Tuesday, 26 November 2019

the Master’s Tardis?

Seen at King’s Cross on my way home from Swindon.

So who uses a black phone box?

view from a hotel window

I’m in Swindon again.

It’s raining again.

Friday, 15 November 2019

The Mystery of the Garden Spoon

So this morning this happened:

Underneath the maple tree, a large serving spoon has appeared.  It is not ours. This is not a place people walk, irrespective of whether they drop spoons while doing so.  The spot is sheltered from our neighbours by a large stand of bamboo, so it probably wasn’t thrown there (not that our neighbours are in the habit of casually tossing stainless steel serving spoons around).

The bowl is covered with some pale substance, and lightly scratched.

The back appears burned, and more heavily scratched, including a bright pattern that partially dissapears under a patch of what looks like melted metal. .

Did an animal drag it here?  Did it fall from the sky?  Will other burned kitchen utensils start appearing around us?  Enquiring minds desperately want to know.

So a commenter says it’s something dodgy. Should I be pleased I didn’t know that? Should I be worried that they do? :-)

Someone must have hurled it a long way then, as we spotted nothing on our security camera...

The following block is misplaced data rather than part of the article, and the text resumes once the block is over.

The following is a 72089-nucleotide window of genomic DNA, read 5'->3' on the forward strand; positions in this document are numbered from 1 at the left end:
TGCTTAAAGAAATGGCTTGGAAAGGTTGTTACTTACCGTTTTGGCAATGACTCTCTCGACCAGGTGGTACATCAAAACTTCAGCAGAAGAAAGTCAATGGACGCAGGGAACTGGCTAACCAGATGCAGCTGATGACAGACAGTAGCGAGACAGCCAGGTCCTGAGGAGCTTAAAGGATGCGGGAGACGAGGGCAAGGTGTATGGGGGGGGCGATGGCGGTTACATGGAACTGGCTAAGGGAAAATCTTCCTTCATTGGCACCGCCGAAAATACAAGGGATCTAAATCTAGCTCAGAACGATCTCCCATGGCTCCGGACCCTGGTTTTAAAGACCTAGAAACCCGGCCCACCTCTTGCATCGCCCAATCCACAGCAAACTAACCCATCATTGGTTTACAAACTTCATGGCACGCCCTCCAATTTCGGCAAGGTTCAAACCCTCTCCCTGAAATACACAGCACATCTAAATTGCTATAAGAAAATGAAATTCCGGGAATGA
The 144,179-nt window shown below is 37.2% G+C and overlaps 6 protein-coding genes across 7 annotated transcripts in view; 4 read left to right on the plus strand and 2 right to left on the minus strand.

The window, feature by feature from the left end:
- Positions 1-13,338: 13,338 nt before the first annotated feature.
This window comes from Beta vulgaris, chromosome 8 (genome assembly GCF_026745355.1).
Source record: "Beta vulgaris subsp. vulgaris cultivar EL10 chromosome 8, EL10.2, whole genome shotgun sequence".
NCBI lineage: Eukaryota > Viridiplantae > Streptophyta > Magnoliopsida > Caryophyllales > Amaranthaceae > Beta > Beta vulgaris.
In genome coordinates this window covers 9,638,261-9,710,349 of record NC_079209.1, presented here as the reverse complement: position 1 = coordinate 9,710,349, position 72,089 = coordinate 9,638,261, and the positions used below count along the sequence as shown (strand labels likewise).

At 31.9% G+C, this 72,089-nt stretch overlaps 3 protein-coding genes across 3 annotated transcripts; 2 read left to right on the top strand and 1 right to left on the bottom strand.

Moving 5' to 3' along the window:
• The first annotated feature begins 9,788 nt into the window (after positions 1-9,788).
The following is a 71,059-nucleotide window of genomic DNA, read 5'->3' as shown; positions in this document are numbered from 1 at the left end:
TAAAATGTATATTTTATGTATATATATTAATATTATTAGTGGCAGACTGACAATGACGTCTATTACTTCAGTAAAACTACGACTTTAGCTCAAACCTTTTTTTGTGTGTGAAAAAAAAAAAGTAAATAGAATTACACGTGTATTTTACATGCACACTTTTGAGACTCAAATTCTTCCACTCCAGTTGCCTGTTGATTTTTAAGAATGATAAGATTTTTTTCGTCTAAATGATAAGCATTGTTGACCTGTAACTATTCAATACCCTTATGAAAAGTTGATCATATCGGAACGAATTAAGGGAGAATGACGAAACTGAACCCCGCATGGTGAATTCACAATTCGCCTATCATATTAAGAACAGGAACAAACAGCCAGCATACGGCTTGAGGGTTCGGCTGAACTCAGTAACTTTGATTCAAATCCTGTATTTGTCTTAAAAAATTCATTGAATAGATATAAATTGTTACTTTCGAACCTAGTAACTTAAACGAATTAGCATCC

Monday, 11 November 2019

Mercury transit overcast Monday

So, would we see the transit of Mercury?

A little after the time of first contact, the sky was quite cloudy, with the sun hiding.

12:58 GMT, looking south

But the clouds were moving quickly, and there were blue patches.  Then around 2pm, the sky started to clear a bit more.

14:05 GMT, looking south west: blue sky!
lining up the telescope (note the existence of shadows)
We attached a solar filter to the front of our telescope, so it was safe to look through it at the sun.  But we had a very careful protocol: lining up using the tracking eyepiece (not looking through it), then carefully covering that unfiltered eyepiece before looking through the main eyepiece.

And we saw the transit!  A very small, very black spot, clear against the sun’s disk.  Amazing.  (No photographs of it this time, though: much poorer weather than previously, and no time to waste.)

Then it clouded over again; we got about 5 minutes viewing in total.

14:20 GMT, cloudy again: goodby Mercury! it was grest seeing you!